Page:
Tuesday, April 09, 2019

The Book of Spells by John Miller Review


Transporting the reader back to Southern England into the midst of the seventh century, THE BOOK OF SPELLS takes readers to the Kingdom of Vilgar, governed by a generous king in whose household an evil wizard has positioned himself.Convincing the king that his powers of magic and premonition will benefit the kingdom, Malecar becomes the court wizard, surreptitiously studying the dark arts in his quest to rule over the kingdom.When Martir, a kind and gentle wizard arrives, he is appointed Malecar’s apprentice and becomes a close friend and confidant of the king’s son, Audric.The forest bordering Vilgar is a refuge to three witches.

The women are in possession of a book they cannot open. Dabbling in the dark arts so that they might protect themselves, they realize that the book may contain the darkest of spells.Confronted by Malecar, the sisters give him access to THE BOOK OF SPELLS, and the evil within him allows him to open it.What happens when an evil wizard has access to powers beyond his wildest desires? Or when a gentle wizard becomes his nemesis and the only protection for the Kingdom he serves?

Working its magic on young and old alike, THE BOOK OF SPELLS will carry readers to a time and place where magic is the norm, where good and evil are at odds, and where maybe—just maybe—the gentle are stronger than they ever imagined they could be.

I received a complimentary copy.

Cassandra's  Review- I think that the story was enjoyable because it takes you to a whole new place and drops you off for the start of an adventure.  The Characters are written so that you can imagine them to be real which makes this a perfect read out loud book.  I feel like it is not for younger children but a youth adult who enjoys fantasy would not be disappointed especially if they enjoy the older century realm. 

I Think You're Wrong By Sarah Stewart Holland Review

I Think You're Wrong (But I'm Listening)A Guide to Grace-Filled Political Conversation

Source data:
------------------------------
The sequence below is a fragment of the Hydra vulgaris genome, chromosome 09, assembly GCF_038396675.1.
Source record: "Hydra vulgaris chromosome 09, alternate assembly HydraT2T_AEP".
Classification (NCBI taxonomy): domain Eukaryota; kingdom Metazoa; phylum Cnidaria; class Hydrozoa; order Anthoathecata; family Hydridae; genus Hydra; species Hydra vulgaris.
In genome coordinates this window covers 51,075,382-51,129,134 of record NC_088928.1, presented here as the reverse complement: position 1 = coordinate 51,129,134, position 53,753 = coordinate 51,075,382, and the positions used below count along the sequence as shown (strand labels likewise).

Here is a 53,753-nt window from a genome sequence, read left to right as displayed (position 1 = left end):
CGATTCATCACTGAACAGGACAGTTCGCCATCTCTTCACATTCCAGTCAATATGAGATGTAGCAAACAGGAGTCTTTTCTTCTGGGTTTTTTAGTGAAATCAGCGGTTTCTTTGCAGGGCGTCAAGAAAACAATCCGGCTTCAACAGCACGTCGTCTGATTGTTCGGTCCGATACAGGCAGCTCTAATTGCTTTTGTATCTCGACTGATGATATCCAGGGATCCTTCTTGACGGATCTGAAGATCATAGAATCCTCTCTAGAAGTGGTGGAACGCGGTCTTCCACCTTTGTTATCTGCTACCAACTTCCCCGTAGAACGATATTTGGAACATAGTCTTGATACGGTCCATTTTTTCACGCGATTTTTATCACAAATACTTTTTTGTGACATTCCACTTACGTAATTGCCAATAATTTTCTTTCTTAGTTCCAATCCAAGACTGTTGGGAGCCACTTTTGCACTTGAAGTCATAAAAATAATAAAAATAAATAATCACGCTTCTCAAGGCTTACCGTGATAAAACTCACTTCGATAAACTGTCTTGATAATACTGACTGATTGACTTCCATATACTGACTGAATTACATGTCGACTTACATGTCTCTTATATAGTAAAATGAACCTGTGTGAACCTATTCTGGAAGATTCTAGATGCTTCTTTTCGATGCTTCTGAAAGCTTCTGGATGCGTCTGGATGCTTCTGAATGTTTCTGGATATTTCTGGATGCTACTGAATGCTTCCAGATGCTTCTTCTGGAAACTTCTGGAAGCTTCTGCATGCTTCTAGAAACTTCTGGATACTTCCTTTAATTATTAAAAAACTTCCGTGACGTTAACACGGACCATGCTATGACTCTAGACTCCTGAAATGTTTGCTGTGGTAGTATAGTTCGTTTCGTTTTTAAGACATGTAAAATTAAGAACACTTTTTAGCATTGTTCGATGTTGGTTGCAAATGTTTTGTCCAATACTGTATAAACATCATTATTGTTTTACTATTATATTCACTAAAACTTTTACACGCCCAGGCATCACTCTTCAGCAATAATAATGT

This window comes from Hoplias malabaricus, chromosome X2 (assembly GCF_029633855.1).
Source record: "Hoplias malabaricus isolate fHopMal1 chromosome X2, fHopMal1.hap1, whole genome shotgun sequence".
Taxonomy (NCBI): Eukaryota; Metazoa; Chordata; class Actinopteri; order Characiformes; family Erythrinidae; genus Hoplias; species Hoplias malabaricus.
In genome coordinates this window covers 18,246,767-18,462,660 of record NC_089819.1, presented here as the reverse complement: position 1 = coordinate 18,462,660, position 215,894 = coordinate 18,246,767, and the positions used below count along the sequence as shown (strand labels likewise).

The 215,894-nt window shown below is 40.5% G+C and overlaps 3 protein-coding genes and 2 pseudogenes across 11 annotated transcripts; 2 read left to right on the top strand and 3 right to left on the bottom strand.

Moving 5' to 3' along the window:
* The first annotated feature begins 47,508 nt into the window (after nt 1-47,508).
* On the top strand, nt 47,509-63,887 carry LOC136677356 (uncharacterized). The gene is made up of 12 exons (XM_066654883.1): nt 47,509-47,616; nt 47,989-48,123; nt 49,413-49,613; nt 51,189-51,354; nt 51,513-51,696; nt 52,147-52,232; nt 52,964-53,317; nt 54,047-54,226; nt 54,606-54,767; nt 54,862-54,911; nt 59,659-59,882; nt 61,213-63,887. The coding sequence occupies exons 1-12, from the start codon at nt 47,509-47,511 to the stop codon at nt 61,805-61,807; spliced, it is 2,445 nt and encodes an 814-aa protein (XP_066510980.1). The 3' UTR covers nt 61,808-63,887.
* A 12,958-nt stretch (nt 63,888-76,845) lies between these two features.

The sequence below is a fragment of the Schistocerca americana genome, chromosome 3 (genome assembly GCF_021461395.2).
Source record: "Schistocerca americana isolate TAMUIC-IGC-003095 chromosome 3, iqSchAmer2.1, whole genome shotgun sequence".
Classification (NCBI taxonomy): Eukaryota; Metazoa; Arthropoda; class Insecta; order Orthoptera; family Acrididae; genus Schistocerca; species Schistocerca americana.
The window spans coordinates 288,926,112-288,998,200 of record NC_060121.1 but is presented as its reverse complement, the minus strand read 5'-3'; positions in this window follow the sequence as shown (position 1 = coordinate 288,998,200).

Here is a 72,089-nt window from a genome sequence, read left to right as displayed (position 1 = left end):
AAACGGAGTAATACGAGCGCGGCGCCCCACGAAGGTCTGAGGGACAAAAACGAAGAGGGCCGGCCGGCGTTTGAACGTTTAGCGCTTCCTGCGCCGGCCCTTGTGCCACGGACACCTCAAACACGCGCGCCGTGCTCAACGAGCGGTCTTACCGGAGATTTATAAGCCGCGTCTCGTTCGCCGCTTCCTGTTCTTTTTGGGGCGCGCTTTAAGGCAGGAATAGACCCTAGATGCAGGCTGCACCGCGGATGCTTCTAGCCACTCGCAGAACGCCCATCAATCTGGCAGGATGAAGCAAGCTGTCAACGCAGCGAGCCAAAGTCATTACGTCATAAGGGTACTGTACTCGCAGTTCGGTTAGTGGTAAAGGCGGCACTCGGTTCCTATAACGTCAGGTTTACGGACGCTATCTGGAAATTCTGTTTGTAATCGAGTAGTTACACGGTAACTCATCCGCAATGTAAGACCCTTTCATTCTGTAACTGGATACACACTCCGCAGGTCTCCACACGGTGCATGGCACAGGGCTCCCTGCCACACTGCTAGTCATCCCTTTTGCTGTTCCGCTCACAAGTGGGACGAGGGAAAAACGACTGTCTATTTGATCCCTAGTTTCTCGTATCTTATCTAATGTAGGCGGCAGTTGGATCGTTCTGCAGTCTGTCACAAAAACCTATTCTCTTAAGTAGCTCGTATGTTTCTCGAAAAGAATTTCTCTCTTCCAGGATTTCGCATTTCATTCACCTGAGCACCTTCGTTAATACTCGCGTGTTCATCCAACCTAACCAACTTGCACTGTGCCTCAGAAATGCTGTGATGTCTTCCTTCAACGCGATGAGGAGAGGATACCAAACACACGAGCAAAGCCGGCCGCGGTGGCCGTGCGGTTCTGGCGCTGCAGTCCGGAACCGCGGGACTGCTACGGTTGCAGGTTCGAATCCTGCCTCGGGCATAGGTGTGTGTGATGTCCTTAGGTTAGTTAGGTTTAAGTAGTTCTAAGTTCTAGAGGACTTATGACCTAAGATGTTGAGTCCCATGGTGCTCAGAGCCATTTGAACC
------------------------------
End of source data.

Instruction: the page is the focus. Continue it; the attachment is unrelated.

By Sarah Stewart Holland & Beth A. Silvers

More than ever, politics seems driven by conflict and anger. People sitting together in pews every Sunday have started to feel like strangers, loved ones at the dinner table like enemies. Toxic political dialogue, hate-filled rants on social media, and agenda-driven news stories have become the new norm. It’s exhausting, and it’s too much.

In I Think You’re Wrong (But I’m Listening), two working moms from opposite ends of the political spectrum contend that there is a better way. They believe that we can

choose to respect the dignity of every person,
choose to recognize that issues are nuanced and can’t be reduced to political talking points,
choose to listen in order to understand,
choose gentleness and patience.

Sarah from the left and Beth from the right invite those looking for something better than the status quo to pull up a chair and listen to the principles, insights, and practical tools they have learned hosting their fast-growing podcast Pantsuit Politics. As impossible as it might seem, people from opposing political perspectives truly can have calm, grace-­filled conversations with one another—by putting relationship before policy and understanding before argument.

I received a complimentary copy.

Cassandra's Review-  I know never to talk politics with most people because it can really turn into something ugly even if I try to agree with them.  I think everyone has an opinion and set mind and so instead of listening to each other everyone seems to just be talking. The book shares on a hard topic and keeps everything neutral.  I know that even after some people read it they may still not bother to take notice of anything that could be helpful that the authors are putting out. If you can read this book without feeling like you should be arguing a point, then this is going to be a great gift.